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Number 1 Shimbun

It's Tokyo Motor Show time - again

 

No1-2017-10 Kawamoto


It's Tokyo Motor Show time - again
by Roger Schreffler


Tokyo - In October 1993, Bob Lutz, a former top executive at Chrysler Corp., spoke at the club during the Tokyo Motor Show week. He complained about the Japanese auto market not being open.

This came as no surprise to anyone in the audience who had followed the running commentary from the U.S. dating back to the 1970s and the Arab oil embargo, which triggered several unintended consequences.

Among them: American consumers, stuck in lines at the pump, gave Japanese ‘shit boxes’ a look (shit boxes referring to how some in the U.S. characterized the first wave of Japanese cars to enter the market). By the time the second ‘oil shock’ occurred in 1979, resulting in more long lines at the pump, American consumers turned away from Detroit’s Big Three automakers to buy fuel-efficient cars (no longer a subject of derision) from Japan.

Then in 1985, the Plaza Hotel Agreement, which led to the devaluation of the dollar against other major currencies including yen, triggered a transpacific migration of Japanese automakers to the U.S. to build cars. It turned out, at least in the auto sector, that Japanese sales grew (combined imports and locally produced) with no significant Big Three gains in Japan.

Lutz, at the time Chrysler’s vice chairman in charge of just about everything related to cars including marketing, sales and product development, took the party line in delivering his message. The market isn't open.

One week later, as the show was winding down, Honda Motor Co. president Nobuhiko Kawamoto came to the club and was asked to respond to Lutz’s specific assertion that if the market were more open Jeep sales would be substantially higher. Jeep was Chrysler’s subsidiary.

Not missing a beat, Kawamoto responded by urging Lutz “to drive his cars around Japan and he would find the answer himself.”

Kawamoto delivered his zinger in almost perfect English. The audience laughed. Kawamoto was widely quoted. And more importantly, he was mostly right.

Big American cars, regardless of whether they were gas-guzzlers or had the steering wheel on the left side rather than the right as all domestic cars, were not suited for the narrow roads in Japanese urban areas.

Moreover, BMW, back in the mid-1980s, had largely debunked the myth that foreign carmakers couldn’t sell cars in Japan. Some could: the Germans. Some couldn’t: almost everybody else, although the trade imbalance with the U.S. was greater than the rest of the world combined.

It went on like this for another decade. The club even provided a platform for Andrew Card (four times), who went on to become George W. Bush’s chief of staff but in the 1990s was a spokesman for the U.S. auto industry.

Which isn’t the point of this report.

The 45th edition of the Tokyo Motor Show kicks off on Saturday, Oct. 28. It will run for nine days through Sunday, Nov. 5. Press and preview days will be held Oct. 25 through Oct. 27.

Whether or not the club lands any corporate VIPs is beyond the purview of this report. But one thing is almost certain, we won’t be hosting any luminaries from the U.S. since the Big Three sans Chrysler (now Fiat Chrysler Automobiles N.V.) pulled out of the Tokyo show nearly a decade ago.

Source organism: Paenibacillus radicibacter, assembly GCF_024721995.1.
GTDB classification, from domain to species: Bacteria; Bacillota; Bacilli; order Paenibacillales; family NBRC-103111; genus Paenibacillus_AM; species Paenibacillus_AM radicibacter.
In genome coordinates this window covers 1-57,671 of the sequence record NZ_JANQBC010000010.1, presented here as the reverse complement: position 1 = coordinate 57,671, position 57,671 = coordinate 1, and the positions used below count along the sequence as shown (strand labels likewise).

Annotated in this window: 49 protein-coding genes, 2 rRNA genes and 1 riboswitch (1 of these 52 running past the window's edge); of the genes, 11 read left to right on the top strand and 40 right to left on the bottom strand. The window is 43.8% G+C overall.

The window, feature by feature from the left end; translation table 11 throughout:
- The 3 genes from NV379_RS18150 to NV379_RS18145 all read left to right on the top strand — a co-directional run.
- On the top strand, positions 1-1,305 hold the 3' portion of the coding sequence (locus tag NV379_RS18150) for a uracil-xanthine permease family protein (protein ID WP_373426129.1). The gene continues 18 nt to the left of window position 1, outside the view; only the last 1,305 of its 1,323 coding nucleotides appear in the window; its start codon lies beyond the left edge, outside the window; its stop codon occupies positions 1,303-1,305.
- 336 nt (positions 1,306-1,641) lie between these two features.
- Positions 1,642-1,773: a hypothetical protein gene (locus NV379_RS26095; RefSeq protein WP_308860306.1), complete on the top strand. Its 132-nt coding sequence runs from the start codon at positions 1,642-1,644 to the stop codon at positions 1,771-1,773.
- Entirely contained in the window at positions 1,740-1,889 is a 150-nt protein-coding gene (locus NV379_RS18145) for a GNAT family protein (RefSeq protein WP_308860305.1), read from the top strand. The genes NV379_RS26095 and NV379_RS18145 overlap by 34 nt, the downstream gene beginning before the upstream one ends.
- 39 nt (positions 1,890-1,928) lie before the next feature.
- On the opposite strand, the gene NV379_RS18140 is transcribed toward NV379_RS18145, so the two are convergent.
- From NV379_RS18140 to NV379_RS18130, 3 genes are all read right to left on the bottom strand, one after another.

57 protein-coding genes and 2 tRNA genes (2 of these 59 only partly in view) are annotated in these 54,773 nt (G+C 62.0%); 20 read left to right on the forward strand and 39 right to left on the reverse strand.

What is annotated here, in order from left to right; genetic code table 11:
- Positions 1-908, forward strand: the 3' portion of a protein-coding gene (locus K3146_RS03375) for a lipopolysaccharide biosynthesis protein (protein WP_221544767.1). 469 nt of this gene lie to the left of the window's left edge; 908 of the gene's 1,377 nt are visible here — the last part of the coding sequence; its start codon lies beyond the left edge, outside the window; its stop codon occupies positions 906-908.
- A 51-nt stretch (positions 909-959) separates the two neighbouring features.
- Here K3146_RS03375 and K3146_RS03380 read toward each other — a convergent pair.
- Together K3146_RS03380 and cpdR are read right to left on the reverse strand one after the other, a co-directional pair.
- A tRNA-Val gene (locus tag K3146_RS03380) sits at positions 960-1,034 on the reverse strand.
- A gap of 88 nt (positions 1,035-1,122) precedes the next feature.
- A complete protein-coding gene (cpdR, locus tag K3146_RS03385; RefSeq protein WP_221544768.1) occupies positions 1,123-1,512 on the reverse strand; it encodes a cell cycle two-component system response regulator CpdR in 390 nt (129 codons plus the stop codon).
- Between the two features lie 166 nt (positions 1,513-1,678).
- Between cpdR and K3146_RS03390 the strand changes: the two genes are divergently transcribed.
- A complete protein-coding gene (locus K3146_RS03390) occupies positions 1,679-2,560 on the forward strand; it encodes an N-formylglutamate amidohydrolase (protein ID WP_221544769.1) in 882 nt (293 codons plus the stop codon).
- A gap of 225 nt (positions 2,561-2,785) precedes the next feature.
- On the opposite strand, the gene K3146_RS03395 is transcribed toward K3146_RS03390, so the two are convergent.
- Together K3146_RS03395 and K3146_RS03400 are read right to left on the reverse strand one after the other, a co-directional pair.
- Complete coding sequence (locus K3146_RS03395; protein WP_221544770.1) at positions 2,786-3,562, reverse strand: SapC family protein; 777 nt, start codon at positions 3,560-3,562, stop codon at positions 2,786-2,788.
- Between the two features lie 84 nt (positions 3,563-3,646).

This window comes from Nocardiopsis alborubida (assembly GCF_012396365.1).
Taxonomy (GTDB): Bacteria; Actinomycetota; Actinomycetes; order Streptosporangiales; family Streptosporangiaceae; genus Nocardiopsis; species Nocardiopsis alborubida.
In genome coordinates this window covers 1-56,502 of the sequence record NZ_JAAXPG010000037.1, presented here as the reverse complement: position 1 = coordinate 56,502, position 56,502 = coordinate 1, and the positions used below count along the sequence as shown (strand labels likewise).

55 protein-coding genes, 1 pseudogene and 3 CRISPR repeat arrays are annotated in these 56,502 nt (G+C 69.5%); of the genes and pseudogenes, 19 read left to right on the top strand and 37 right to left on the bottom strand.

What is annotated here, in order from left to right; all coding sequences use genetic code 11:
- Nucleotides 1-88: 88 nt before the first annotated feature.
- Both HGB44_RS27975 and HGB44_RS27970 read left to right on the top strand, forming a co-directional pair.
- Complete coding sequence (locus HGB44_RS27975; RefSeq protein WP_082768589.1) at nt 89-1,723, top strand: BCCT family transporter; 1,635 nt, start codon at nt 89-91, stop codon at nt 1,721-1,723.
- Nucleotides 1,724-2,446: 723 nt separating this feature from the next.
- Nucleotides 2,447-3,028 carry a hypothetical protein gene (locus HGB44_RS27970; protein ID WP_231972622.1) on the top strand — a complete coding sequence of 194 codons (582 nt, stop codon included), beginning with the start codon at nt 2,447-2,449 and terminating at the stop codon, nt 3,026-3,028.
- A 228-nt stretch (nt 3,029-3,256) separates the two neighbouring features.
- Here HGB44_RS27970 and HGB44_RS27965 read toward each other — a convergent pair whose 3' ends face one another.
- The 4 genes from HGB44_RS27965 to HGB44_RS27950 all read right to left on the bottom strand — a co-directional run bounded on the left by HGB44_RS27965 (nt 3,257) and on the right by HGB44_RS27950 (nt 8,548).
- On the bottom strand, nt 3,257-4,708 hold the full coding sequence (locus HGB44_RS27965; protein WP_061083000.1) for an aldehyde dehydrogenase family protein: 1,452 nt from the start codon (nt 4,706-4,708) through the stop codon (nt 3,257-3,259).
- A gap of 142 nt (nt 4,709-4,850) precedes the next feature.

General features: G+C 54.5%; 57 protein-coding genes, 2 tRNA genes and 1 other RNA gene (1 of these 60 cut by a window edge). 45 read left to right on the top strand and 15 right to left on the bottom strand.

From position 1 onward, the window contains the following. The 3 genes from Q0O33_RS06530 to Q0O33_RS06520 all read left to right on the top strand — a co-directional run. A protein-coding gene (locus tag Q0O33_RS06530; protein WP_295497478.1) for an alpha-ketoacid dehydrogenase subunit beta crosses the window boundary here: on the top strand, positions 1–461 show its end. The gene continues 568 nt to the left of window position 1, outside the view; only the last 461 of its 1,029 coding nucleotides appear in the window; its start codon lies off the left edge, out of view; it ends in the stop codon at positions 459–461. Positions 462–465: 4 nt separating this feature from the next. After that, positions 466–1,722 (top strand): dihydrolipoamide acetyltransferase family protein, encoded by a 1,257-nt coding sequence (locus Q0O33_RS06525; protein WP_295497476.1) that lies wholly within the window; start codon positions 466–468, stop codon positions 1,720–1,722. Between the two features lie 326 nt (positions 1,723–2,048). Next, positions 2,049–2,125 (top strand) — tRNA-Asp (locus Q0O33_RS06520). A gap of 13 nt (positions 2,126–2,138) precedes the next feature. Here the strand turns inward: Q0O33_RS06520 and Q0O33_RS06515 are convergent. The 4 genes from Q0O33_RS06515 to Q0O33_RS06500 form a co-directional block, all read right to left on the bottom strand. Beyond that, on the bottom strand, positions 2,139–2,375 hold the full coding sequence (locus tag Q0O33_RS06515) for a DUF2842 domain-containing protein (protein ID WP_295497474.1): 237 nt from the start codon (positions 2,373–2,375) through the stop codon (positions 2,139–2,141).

Rightly or wrongly, the Tokyo Motor Show has lost some of its luster. This is no fault of the Japanese auto industry which still ranks among the best if not the best.

But following several decades of pounding, including by the current U.S. president, Donald Trump, the industry has gone global and shifted more than 60% of production outside Japan. This compares to less than 15% in the early 1990s.

As a result, another unintended consequence: Japanese automakers want to show their stuff in Frankfurt, Paris, Detroit and Shanghai. And if they want to promote an environmental car, Los Angeles is as good a place as any to do the unwrapping.

Tokyo also must now compete with other industry trade shows as consumer interest in electric cars and autonomous driving has grown. Thus, Nissan Motor Co. has been a regular participant at CEATEC in Japan and the Consumer Electronics Show in Las Vegas.

A bigger potential problem is changing demographics. Younger Japanese, unlike their fathers and grandfathers, are less interested in owning a car.

The first Tokyo Motor Show was held in Hibiya Park in 1954 when the Japanese auto industry was still in its infancy and names like Datsun, Prince Motors and Toyopet were prominent. Honda had yet to build its first car, and three-wheeled trucks by Daihatsu Motor Co. and Toyo Kogyo Co. (predecessor to Mazda Motor Corp.) outsold cars by a factor of three to one.

This year’s venue will be Tokyo Big Sight.

Expect to see Nissan’s new Leaf electric car and try to find out why it didn’t meet the competition (the Chevrolet Bolt) with respect to driving range. The Leaf came up short by more than 80 miles (128 km).

Or why Toyota, the world’s leading producer of fuel cell cars, still thinks it can sell 30,000 units - annually! - in 2020 or 2021?

And even with the Americans absent, most of Europe’s biggest names - BMW, Mercedes, Audi, Volkswagen and PSA - will be present. So will more than 90 manufacturers of components including all of Toyota’s major ‘keiretsu’ suppliers, still among the world’s best.

There are worse ways to spend a couple of days.

Published in: October 2017

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